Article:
5 April 2020
This is a Lent unlike any of us have ever experienced. The first Sunday when we read about Jesus spending forty days in the desert, who would have guessed that we would have a desert-like experience ourselves – staying in our homes and social distancing for what seems will likely be forty days or more? As Jesus emerged from the desert we heard he was tempted by Satan, but resisted the three temptations. Tuesday mornings I meet with seven to ten other pastors serving in Hudson. We pray and share our experiences. This past week we reflected on our reactions will be when we emerge from this experience: will we be tempted to go back to our lives as they were before, or will we have a new appreciation for gathering in our churches, and as Catholics, sharing and receiving the Eucharist? Lent as a season in the Church year is meant to change us. What will this Lent do for us?
Lent is quickly coming to an end as we begin Holy Week with our celebration of Palm Sunday. We are working at keeping the palms fresh, and if they stay in reasonably good condition, we will distribute at a later date. Without the palms in our hands, we still remember Jesus entering triumphantly into the city of Jerusalem. His triumphant entry quickly turns bittersweet as he is arrested, charged, convicted, and sentenced to death. His sentence is carried out in swift order. The saving act on Jesus’ part starts in this fashion: though we are left with Jesus’ death upon the cross as the Gospel reading is read, let us not forget that his entry was triumphant. As the story began, so will it end.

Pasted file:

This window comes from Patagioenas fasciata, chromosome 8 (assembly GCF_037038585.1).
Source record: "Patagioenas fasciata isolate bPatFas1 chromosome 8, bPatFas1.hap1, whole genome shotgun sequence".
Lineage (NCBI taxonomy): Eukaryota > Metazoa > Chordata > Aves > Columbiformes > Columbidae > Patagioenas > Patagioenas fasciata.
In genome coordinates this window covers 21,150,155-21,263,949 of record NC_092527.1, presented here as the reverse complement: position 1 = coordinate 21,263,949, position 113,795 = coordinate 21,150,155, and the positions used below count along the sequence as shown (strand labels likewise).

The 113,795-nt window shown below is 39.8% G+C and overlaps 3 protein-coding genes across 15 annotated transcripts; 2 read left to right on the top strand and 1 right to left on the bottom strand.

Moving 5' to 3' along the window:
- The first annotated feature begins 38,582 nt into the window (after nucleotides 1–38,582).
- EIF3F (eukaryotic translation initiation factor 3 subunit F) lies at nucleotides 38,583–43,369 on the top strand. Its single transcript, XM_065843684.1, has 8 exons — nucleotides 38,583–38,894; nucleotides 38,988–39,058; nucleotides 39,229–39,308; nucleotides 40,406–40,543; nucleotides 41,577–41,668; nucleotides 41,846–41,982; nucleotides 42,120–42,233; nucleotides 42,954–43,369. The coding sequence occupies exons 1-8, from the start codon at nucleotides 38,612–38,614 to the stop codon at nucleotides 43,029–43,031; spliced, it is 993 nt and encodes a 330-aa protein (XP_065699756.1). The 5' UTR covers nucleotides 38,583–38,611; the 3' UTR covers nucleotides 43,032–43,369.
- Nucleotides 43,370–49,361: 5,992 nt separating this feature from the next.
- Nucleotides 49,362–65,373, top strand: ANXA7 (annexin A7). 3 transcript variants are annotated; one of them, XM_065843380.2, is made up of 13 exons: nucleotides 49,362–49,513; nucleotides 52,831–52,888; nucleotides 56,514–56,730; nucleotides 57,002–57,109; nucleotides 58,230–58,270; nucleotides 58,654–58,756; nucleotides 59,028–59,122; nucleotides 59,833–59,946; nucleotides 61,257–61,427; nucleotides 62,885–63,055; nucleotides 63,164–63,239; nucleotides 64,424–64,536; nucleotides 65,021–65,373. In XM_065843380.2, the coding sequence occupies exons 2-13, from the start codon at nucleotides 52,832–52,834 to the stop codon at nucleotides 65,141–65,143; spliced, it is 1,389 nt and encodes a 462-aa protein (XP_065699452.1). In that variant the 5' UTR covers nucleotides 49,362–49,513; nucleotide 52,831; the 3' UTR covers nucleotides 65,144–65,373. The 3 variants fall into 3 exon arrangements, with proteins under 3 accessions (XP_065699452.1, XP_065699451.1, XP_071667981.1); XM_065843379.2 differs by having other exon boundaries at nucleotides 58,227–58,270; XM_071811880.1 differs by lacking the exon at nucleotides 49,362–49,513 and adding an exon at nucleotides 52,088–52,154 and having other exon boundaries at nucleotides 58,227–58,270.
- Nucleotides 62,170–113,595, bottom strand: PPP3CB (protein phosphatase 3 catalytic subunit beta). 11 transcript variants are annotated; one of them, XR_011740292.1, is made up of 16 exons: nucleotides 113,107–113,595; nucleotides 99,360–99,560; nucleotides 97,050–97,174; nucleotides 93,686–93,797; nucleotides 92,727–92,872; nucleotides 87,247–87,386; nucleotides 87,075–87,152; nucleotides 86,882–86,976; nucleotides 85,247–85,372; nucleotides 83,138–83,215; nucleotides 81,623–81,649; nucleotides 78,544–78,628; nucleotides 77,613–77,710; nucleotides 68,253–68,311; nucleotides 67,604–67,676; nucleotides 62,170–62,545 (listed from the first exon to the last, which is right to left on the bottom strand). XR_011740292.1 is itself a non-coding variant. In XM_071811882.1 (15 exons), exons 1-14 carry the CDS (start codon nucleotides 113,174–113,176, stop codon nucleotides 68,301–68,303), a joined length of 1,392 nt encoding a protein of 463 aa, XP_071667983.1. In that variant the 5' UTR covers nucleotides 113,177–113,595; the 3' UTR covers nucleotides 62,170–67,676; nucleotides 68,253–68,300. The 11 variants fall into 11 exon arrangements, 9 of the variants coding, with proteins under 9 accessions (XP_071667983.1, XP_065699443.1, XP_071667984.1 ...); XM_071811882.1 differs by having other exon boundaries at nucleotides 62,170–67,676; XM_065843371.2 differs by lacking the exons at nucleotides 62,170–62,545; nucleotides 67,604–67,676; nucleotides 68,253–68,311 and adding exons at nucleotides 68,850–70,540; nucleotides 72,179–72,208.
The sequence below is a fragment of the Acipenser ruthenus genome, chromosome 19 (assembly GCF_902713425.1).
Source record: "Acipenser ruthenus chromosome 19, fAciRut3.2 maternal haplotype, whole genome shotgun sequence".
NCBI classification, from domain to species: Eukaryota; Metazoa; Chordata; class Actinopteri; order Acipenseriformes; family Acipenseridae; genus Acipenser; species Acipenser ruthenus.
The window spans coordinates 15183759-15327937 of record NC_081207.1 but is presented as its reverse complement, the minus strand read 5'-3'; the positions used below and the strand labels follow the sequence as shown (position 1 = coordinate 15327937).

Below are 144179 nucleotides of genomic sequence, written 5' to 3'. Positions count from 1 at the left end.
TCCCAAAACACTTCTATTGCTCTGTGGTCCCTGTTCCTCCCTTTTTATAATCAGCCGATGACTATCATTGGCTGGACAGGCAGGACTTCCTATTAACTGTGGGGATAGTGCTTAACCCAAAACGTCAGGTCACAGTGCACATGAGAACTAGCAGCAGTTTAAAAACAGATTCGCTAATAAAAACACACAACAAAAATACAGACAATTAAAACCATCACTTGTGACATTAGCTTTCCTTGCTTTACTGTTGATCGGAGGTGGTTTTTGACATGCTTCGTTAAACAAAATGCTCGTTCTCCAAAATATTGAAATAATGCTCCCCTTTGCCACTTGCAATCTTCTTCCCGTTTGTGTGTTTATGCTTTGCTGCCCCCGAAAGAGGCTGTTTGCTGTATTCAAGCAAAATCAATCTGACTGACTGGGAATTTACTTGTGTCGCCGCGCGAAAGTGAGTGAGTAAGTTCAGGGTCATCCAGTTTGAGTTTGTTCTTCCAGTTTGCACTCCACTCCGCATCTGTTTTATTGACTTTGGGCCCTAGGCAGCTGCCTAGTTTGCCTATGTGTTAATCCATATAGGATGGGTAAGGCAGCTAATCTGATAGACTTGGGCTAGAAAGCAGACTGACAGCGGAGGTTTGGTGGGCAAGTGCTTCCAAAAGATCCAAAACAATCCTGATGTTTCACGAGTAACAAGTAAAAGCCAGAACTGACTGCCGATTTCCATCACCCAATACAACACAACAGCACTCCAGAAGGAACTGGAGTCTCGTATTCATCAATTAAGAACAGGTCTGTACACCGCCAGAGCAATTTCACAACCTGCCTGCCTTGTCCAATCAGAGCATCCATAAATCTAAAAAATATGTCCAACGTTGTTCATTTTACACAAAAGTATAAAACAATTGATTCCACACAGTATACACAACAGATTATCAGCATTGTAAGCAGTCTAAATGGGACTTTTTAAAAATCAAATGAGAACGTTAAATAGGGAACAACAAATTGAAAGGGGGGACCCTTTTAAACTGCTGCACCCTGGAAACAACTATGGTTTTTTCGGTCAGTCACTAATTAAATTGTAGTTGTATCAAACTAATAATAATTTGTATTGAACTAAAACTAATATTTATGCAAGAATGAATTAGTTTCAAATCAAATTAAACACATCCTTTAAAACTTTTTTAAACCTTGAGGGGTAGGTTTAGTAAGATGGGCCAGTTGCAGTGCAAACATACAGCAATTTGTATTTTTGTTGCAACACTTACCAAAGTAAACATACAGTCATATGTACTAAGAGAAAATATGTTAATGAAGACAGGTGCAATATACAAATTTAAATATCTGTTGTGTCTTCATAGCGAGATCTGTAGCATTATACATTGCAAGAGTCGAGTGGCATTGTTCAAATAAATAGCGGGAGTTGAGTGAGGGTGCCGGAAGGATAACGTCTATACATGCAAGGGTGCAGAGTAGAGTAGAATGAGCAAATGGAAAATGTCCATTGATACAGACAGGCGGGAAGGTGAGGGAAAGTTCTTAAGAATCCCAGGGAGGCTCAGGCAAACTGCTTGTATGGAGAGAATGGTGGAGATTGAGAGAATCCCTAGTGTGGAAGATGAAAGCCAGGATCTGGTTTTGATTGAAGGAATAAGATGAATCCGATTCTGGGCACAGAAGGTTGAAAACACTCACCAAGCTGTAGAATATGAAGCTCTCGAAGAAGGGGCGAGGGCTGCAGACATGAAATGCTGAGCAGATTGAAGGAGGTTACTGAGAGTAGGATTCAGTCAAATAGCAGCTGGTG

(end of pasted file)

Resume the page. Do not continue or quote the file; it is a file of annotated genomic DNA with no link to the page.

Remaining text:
From his entry until the triumphant victory, much took place. Everything that happened is remembered and celebrated from Holy Thursday through Easter Sunday. Holy Thursday celebrates the Last Supper. Jesus gathered with his disciples to celebrate the Jewish feast of Passover. We hear on Holy Thursday night about this. But there is something missing at the Passover meal when Jesus celebrates with his disciples. There is bread and there is wine, but there is no Lamb. Or is there? That is the question we will ask this year when we celebrate Holy Thursday. Where is the Lamb? (Mass from Saint Patrick Parish will be Live Streamed at 7 PM on Holy Thursday on our parish Facebook page: Saint Patrick Parish, The Catholic Community of Hudson. It will be able to be viewed later by going to our parish website; Facebook is not needed to view it on our website.)
This question will not only be asked on Holy Thursday, we will ask it again on Good Friday: where is the Lamb? On Good Friday, the Lamb is in a place different than on Holy Thursday, but not all that different. At the Easter Vigil and on Easter Sunday, we will ask the question again: where is the Lamb? The Liturgies from Saint Patrick Parish will be Live Streamed. Unfortunately we will not be gathering at our church for what is the most important week of the year for us. As I said a few weeks ago, when it was first announced that all public celebrations of the Mass would be suspended, this is akin to a death. The suffering is great, and it is real. But as we will learn this Easter, we never suffer alone: the Lamb is present with us and for us, the Lamb understands our suffering, the Lamb suffered for us, so death leads to life. Lent is a season of change, and the Lamb forever changed the world.